Can the interest on child support be dismissed in bankruptcy in Utah?

Question: Can the interest on child support be dismissed in bankruptcy in Utah?

Question Detail: The principal is all paid, but the buildup interest is still owed. Can it be discharged?

Answer: No, as far as I can see. I couldn’t find any authority for Utah on this subject, but I was able to find In re Foster, 319 F.3d 495 (9th Cir. 2003) a case in the 9th Circuit that addresses the issue in a manner that I believe a Utah bankruptcy would also address the issue (you’ll want to consult a bankruptcy attorney to be sure):


Interest on Chapter 13 debtor’s nondischargeable child support obligation continued to accrue postpetition, survived discharge of underlying child support debt, and could be collected personally from debtor post-discharge.

  1. Discussion

[3][4] We have held that post-petition interest on nondischargeable tax debts is also nondischargeable and may be recovered personally against a debtor who has received a discharge on the underlying debt in Chapter 11 and 12 bankruptcies. In re Artisan Woodworkers, 204 F.3d 888, 891-92 (9th Cir.2000) (applying Bruning v. United States, 376 U.S. 358, 360, 84 S.Ct. 906, 11 L.Ed.2d 772 (1964)). Foster argues that nondischargeable child support obligations in Chapter 13 bankruptcies should be treated differently from nondischargeable tax debts in Chapter 11 and 12 bankruptcies. Foster also argues the County’s failure to specifically request post-petition interest and object to his Chapter 13 plan constitutes a waiver of the County’s right to collect post-petition interest. We disagree.

By code, a claim for post-petition interest, e.g., post-petition interest on child support obligations, is not part of the bankruptcy estate because such “unmatured” interest was not part of the debt as of the date of the petition. 11 U.S.C. § 502(b)(2); Artisan Woodworkers, 204 F.3d at 891. Thus, a creditor cannot insist on including post-petition interest in a debtor’s Chapter 13 plan. See In re Pardee, 193 F.3d 1083, 1085 (9th Cir.1999) (“[A] creditor is generally not required to object to a plan that does not purport to pay post-petition interest because post-petition interest cannot be collected through the bankruptcy estate pursuant to 11 U.S.C. § 502(b)(2).”). The code does not specifically prohibit collection of post-petition interest after a debtor completes a confirmed Chapter 13 plan.

We agree with the weight of authority, including our own Bankruptcy Appellate Panel, that interest on nondischargeable child support obligations, like interest on nondischargeable tax debt, continues to accrue after a Chapter 13 petition is filed and is not dischargeable. In re Foross, 242 B.R. 692, 693 (B.A.P. 9th Cir.1999) (holding that interest accruing post-petition *498 on child support obligation in Chapter 13 plan is not dischargeable); see also In re Pitt, 240 B.R. 908, 911 (Bankr.N.D.Cal.1999) (holding that non-dischargeable support debts accrue post-petition interest and remain out-standing after discharge of the underlying debt); In re Messinger, 241 B.R. 697, 701 (Bankr.D.Idaho 1999) (same).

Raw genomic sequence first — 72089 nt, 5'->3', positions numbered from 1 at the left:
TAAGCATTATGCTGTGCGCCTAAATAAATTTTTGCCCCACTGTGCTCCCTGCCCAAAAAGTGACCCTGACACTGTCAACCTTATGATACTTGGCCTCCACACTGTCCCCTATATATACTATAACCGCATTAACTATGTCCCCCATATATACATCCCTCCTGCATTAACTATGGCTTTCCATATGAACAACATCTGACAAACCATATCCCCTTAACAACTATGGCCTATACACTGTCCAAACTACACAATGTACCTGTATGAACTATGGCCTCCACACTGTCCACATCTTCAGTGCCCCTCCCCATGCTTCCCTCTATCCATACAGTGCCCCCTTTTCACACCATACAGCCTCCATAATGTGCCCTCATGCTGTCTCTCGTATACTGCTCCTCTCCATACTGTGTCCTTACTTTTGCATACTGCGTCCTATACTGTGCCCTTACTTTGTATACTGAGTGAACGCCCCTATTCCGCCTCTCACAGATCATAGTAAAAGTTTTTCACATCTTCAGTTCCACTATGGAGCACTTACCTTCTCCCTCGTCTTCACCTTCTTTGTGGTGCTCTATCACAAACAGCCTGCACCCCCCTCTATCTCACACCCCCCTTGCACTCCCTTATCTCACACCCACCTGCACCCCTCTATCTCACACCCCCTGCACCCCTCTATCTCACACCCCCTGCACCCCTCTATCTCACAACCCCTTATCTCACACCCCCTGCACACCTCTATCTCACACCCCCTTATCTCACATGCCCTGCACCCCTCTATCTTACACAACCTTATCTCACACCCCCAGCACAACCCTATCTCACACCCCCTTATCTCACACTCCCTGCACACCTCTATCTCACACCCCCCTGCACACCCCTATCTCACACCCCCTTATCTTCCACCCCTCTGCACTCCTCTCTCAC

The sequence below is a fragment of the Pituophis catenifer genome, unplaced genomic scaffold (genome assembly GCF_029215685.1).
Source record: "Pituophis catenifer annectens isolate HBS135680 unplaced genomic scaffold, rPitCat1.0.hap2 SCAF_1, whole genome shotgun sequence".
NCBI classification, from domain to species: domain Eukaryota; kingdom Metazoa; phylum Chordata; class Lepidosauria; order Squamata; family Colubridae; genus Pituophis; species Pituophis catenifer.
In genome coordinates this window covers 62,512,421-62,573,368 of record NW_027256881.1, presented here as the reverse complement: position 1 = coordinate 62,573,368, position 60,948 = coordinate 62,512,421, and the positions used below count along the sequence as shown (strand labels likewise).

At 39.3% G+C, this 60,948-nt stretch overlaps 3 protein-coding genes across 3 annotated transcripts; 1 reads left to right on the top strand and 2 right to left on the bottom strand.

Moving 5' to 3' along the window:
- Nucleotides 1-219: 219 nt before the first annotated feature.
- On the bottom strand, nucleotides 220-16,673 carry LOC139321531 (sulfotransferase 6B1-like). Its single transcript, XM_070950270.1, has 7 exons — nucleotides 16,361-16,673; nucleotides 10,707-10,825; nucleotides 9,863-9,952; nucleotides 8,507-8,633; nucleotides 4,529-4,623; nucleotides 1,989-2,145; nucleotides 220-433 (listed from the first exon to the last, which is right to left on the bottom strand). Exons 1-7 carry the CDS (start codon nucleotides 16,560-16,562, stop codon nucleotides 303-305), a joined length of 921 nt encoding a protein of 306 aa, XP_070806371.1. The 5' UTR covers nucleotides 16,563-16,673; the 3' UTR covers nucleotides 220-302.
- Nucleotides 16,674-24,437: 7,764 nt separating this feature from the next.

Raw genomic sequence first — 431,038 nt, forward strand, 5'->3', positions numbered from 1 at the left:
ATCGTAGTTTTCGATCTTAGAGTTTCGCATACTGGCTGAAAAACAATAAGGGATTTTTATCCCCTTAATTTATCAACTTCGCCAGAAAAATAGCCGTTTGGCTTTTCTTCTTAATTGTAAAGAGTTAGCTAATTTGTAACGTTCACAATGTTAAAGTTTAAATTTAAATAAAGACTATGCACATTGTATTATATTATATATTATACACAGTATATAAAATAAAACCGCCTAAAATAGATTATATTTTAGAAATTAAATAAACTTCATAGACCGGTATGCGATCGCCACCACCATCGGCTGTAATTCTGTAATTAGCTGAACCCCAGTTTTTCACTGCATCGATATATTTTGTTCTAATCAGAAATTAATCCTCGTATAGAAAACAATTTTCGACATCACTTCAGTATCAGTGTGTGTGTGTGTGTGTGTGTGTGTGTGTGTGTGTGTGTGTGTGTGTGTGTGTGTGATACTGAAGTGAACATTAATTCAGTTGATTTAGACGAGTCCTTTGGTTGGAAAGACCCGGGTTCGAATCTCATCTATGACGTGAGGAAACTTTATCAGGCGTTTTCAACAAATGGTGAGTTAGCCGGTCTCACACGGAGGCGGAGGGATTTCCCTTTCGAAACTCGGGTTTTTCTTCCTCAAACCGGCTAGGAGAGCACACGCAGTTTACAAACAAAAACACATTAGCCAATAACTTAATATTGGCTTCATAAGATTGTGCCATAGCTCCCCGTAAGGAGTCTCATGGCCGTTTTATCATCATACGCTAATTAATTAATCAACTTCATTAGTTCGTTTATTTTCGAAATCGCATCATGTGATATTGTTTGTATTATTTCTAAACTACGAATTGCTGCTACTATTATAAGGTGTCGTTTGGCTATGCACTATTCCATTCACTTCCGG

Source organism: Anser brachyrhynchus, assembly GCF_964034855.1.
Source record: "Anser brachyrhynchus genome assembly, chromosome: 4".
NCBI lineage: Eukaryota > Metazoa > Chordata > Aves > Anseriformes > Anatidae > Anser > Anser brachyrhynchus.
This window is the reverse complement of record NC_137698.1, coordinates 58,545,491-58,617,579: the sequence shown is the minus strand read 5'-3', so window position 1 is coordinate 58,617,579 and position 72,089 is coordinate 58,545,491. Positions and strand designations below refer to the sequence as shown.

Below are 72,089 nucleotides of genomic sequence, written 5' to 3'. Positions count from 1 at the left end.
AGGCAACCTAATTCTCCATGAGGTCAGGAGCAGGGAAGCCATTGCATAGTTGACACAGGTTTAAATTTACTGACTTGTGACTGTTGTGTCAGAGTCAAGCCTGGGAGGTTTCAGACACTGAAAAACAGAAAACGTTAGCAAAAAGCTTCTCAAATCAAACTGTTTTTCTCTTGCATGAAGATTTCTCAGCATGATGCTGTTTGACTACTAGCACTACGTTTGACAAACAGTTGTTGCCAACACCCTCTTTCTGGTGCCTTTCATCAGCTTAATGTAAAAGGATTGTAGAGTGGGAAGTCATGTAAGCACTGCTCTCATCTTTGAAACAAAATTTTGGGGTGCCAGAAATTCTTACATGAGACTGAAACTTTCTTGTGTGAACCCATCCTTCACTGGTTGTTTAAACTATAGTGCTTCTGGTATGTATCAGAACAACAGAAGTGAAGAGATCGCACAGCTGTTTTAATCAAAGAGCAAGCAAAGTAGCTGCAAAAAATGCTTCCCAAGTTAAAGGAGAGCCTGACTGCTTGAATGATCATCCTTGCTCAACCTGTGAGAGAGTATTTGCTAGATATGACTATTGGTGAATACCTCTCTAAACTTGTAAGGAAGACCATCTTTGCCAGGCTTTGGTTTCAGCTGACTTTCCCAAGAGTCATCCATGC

Several other jurisdictions have also concluded such obligations survive discharge of the underlying debt. In re Jacobson, 231 B.R. 763, 766 (Bankr.D.Ariz.1999) (holding that a Chapter 13 plan may not provide for payment of unmatured interest on support and maintenance arrearages, even though debtor will eventually be liable for such interest after all plan payments have been made); In re Slater, 188 B.R. 852, 856 (Bankr.E.D.Wash.1995) (confirming a Chapter 13 plan, though plan did not provide for payment of interest because interest on the nondischargeable child support debt continued to accrue against the debtor and could be recovered from him personally at conclusion of the Chapter 13 case); In re Crable, 174 B.R. 62, 63-64 (Bankr.W.D.Ky.1994) (holding that post-petition interest on nondischargeable child support arrearages continues to accrue during the pendency of Chapter 13 proceedings and survives discharge).

These decisions rely on the Supreme Court’s ruling in Bruning v. United States, 376 U.S. 358, 84 S.Ct. 906, 11 L.Ed.2d 772, which announced the policy reasons behind finding post-petition interest on a non-dischargeable debt also nondischargeable:

[O]ne would assume that Congress, in providing that a certain type of debt should survive bankruptcy proceedings as a personal liability of the debtor, intended personal liability to continue as to the interest on that debt as well as to its principal amount …. In most situations, interest is considered to be the cost of the use of the amounts owing a creditor and an incentive to prompt repayment and, thus, an integral part of a continuing debt…. [L]ogic and reason indicate that post-petition interest on a tax claim excepted from discharge … should be recoverable in a later action against the debtor personally, and there is no evidence of any congressional intent to the contrary.

Id. at 360, 84 S.Ct. 906.

We conclude that post-petition interest, as an integral part of the nondischargeable child support obligation, is also nondischargeable and may be collected personally against the debtor after the underlying debt is discharged. The district court’s grant of summary judgment in favor of the County is AFFIRMED.

Utah Family Law, LC | | 801-466-9277

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